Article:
Saturday, November 29, 2014

Meat Loaf - Bad Attitude

This month marks the thirtieth anniversary of the European release of Bad Attitude, the fourth studio album from Meat Loaf. It went to number 42 in Australia, number 36 in Sweden, number 24 in Germany and number 8 in the UK. When it was released in the US in 1985, it spent ten weeks on the Billboard Album chart with a top spot of number 74. The same nine tracks appeared on both versions of the album; for today’s review I will look at it from the US ordering.

Side one begins with the bold and bombastic title track. “Bad Attitude” is a rocking duet with Roger Daltrey of the Who.

“Modern Girl” is a duet with singer Clare Torry, a British session singer who worked previously with Pink Floyd, the Alan Parsons Project and Olivia Newton-John. As the lead single, it went to number 30 in Germany, number 17 in the UK, and number 16 in Ireland. The song has a pounding percussion line that drives head-long like a reckless love-struck teen male. Meat belts this one out with his powerful passionate style.

“Nowhere Fast”, the second single, stalled at number 67 in the UK. The original version, written by Jim Steinman, appeared on the Streets of Fire soundtrack earlier in the year and was performed by Fire (click here for that review). Meat’s version of a song about a relationship stuck in a rut is very danceable even if it runs a minute shorter than the earlier one.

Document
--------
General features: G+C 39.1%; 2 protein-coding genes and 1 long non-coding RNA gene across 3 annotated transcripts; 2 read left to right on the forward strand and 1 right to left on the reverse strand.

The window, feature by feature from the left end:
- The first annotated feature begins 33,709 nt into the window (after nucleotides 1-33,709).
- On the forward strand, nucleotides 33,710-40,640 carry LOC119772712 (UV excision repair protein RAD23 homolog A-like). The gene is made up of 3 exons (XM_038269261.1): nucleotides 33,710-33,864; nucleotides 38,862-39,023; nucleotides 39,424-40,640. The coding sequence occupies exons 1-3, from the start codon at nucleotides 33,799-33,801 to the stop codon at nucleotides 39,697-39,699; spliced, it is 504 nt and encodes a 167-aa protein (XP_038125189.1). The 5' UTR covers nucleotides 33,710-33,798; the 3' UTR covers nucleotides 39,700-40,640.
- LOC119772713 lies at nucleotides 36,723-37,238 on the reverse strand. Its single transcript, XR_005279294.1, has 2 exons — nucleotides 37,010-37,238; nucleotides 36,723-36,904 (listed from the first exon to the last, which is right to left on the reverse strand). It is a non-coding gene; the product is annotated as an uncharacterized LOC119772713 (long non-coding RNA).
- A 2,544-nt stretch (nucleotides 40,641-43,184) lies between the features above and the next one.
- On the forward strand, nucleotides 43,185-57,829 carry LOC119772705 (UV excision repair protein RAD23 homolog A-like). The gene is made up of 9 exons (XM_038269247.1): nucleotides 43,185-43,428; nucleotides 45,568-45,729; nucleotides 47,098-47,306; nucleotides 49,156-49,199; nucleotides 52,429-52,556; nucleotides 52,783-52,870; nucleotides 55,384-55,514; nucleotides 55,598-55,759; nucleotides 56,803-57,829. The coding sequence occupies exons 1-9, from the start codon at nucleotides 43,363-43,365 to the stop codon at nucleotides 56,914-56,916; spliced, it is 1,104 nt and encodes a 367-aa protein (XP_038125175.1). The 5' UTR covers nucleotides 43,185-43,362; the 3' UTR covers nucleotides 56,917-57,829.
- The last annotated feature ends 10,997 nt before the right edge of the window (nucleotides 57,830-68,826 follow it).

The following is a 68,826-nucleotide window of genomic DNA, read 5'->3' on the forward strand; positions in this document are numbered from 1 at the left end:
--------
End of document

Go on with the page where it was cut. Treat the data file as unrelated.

“Surf’s Up” first appeared on Steinman’s 1981 album Bad For Good (click here for that album review). This piano-based ballad summons up memories of earlier Meat Loaf/Steinman collaborations.

Side two opens with “Piece of the Action”. As the final single, it grabbed the number 98 spot on the Australian charts and number 47 on the UK charts. The song starts out like a slow piano ballad but builds to a powerful chorus.

“Jumpin’ the Gun”, an up-tempo industrial rocker, is a duet with Zee Carling. She is able to match Meat’s rapid-fire lyrical delivery very nicely on this tune about giving in quickly to lustful desires.

“Sailor to a Siren” was the B-side to the first single in the US. The song has a big, dramatic feel which falls right into Meat’s musical wheelhouse. It also features a smoldering guitar solo by Bob Kulick.

“Don’t Leave Your Mark on Me” is next. This one actually has a more mainstream 80’s sound to it than the rest of the record. It isn’t a bad track per se, but it clearly jumped out to me as different from the rest.

The album closer “Cheatin’ in Your Dreams”, was penned by John Parr. Again, we get a track that starts out as a piano-ballad before shifting into a mid-tempo rocker. Meat’s powerful vocals knock it out of the park.

This was one Meat Loaf album that I had missed over the years; I suspect its poor chart performance back in the mid-80’s lead to its falling out of print. So I was glad when I was able to finally add it to my digital library to fill in the gaps. As a Meat Loaf fan, I found a number of things to enjoy on Bad Attitude.

For more Meat Loaf, click here.

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